According to Pandey, HPS can cover the entire spectrum of installation, generation and distribution of electricity at half or even one-third of what it costs conventional thermal power plants or solar and wind plants. In an article in The New York Times, Ramapati Kumar, an advisor on climate and energy for Greenpeace India, said that HPS’ model could “go a long way in bringing light to 125,000 unelectrified villages in India,” while reducing “the country’s dependence on fossil fuels.”

But even at this low price point, one of the biggest challenges that the duo faced in the initial years was resistance from customers. It was a combination of mistrust and inertia towards change. “We had to go house to house to convince them,” recalls Yadav.

Partnering for Growth

Having crossed the first hurdle, the co-founders now want to expand fast. Their target is to put up around 2,000 plants by the year 2014. But this comes with its own challenges. While setting up the plants itself is not complex, managing them in remote locations using unskilled labor will not be easy. “The biggest challenge for Husk Power will be to develop a scalable approach that allows for efficient operations,” Kundra of Acumen notes. “They can’t run 1,000 plants in the same manner as they do 50 or 100.”

HPS is looking to address this issue through a partnership approach. It is examining two types of partnerships. In one, HPS will build, own and maintain the plants, but will hand over the distribution operations to local entrepreneurs against a fixed monthly charge. In the second model of partnership, HPS will only build and maintain the plants; the ownership and distribution operations will be left to the partner. “Our ability to partner will be key to our success,” Pandey says.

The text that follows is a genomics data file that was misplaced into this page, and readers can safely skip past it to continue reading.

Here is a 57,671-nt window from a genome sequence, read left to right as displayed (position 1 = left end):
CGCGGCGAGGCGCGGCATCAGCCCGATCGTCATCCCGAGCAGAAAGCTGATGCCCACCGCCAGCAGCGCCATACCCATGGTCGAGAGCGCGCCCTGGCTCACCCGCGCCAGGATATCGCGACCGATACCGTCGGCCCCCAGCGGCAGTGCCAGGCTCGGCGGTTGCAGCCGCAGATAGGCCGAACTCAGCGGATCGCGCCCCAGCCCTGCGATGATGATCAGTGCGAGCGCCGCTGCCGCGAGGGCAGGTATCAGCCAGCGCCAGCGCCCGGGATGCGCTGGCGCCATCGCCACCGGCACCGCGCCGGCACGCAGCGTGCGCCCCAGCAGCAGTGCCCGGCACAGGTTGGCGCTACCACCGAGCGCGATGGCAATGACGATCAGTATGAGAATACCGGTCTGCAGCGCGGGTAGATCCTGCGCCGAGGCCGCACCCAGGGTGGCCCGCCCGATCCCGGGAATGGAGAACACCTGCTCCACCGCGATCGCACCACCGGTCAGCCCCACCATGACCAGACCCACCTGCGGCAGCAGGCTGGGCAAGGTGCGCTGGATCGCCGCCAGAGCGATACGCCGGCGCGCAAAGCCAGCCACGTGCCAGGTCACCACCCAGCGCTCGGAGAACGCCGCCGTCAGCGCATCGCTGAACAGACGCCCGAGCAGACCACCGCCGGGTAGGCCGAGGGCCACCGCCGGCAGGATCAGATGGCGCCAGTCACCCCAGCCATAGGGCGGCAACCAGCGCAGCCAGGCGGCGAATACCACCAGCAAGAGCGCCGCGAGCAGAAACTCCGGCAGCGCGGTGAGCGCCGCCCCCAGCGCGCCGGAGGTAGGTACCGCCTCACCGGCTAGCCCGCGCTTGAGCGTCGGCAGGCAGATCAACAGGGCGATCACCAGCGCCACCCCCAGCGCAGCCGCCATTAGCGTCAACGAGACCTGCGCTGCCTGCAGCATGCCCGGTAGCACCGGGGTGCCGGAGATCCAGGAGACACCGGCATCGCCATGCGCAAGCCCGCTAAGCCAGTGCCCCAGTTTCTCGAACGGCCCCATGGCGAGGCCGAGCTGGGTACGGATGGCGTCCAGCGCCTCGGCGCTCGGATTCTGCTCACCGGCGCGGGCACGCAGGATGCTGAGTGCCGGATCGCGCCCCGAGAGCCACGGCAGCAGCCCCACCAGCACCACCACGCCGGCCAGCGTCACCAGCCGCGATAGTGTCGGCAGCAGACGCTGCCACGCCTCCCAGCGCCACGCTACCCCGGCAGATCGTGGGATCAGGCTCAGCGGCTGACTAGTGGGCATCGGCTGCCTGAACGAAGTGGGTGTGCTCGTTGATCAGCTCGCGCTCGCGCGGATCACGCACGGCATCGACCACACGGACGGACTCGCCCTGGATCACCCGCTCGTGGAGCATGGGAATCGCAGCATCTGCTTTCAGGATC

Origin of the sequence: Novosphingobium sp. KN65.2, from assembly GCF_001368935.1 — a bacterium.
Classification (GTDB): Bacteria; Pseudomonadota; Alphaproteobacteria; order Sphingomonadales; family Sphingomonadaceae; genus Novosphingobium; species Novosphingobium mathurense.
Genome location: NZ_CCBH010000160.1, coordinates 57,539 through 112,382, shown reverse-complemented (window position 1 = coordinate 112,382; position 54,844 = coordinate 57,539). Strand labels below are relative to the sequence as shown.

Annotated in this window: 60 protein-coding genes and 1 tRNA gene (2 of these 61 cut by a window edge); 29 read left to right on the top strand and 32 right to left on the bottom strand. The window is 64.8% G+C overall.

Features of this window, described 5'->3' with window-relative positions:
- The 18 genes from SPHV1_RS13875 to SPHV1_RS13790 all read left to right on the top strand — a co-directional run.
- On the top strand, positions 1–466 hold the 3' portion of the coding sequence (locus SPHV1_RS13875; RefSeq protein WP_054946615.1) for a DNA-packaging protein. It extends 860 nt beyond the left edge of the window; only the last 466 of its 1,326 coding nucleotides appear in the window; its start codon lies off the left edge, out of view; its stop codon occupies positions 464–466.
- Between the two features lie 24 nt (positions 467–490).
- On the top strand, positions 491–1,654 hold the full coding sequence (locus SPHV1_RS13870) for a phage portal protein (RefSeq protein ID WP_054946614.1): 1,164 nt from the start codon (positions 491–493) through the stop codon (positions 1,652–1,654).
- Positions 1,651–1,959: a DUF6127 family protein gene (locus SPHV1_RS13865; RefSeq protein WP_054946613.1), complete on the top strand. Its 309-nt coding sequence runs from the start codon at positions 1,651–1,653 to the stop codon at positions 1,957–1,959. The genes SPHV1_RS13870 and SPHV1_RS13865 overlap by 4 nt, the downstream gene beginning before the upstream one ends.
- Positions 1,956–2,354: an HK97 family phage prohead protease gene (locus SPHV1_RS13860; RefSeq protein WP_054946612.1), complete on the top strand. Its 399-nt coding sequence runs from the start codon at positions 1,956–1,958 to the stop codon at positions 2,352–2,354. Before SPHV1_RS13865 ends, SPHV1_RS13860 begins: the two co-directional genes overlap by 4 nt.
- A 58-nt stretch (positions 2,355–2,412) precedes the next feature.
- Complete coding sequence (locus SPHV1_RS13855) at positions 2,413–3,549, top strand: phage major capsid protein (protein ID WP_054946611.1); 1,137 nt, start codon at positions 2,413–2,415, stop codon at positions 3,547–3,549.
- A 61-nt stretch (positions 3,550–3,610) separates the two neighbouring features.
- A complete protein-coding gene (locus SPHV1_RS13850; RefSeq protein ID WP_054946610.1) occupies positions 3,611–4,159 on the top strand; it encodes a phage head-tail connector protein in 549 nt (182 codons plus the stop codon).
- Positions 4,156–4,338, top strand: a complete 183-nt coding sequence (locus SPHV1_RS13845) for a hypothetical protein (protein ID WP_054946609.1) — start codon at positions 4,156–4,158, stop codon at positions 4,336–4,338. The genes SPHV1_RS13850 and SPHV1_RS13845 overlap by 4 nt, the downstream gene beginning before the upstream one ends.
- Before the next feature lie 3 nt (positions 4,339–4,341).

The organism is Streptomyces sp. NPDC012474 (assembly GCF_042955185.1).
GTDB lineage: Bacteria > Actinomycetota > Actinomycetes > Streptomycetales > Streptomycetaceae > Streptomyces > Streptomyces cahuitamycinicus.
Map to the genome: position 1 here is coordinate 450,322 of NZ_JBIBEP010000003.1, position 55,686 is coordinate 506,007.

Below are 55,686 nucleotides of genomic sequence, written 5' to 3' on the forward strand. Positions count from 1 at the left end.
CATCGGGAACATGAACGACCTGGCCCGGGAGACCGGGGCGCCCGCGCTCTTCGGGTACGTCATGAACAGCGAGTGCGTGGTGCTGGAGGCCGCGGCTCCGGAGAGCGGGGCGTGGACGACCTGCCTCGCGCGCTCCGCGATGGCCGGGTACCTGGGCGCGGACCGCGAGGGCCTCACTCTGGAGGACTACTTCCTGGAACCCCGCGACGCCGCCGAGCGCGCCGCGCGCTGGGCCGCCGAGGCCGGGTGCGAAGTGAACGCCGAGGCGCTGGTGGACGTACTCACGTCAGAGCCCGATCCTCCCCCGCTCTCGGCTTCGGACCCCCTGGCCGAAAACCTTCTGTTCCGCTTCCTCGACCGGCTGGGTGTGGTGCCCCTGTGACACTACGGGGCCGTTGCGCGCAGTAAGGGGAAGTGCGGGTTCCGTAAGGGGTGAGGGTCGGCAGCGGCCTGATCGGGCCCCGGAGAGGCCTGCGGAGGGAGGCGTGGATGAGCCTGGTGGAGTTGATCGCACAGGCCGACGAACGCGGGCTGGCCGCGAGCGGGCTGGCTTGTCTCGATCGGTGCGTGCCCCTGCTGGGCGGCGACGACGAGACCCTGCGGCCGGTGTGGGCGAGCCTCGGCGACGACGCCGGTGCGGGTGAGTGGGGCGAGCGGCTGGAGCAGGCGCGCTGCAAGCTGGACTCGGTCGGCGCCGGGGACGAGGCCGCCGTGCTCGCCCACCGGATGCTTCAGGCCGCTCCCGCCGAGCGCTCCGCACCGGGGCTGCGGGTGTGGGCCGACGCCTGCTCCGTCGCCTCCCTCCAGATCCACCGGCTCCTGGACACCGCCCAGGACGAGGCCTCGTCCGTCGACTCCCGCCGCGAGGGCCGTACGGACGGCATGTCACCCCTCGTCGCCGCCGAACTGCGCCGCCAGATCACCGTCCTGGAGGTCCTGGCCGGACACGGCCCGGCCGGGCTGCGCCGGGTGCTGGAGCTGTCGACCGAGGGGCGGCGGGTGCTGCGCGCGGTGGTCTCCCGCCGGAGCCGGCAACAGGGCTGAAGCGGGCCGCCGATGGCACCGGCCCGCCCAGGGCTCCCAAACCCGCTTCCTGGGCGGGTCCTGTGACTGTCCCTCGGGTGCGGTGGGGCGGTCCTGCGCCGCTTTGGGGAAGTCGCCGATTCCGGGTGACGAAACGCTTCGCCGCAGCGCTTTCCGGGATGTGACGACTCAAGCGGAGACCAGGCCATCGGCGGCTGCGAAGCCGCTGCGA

At present, two of the company’s 85 plants are being operated under the build and maintain model, and 30 are being operated under the build, own and maintain model. The rest are wholly run by the company. Moving forward, HPS would like to have around 50% to 60% of the plants under the build and maintain model and 10% under the build, own and maintain approach. “We want to collaborate with people who have local knowledge, access to the remote areas and can buy 50 to 100 plants from us,” Yadav notes.

The partnership approach has another advantage — building the ecosystem. Yadav and Pandey say that their model is not about just providing electricity, but about bringing change and social development, and empowering the rural poor. “Our big picture includes providing energy, training and employment, women’s empowerment and health care,” Pandey states. All of these are interlinked in our model.”

So how does the HPS model enable those additional impacts? Take employment creation for instance. Each plant typically requires around three to four people to manage it. The system has deliberately been designed so that unskilled laborers can operate it with minimum training. The training itself is provided by HPS. The company is now looking at setting up a centralized training institute, which will deliver training through video, online classes and in-person lecture demonstrations.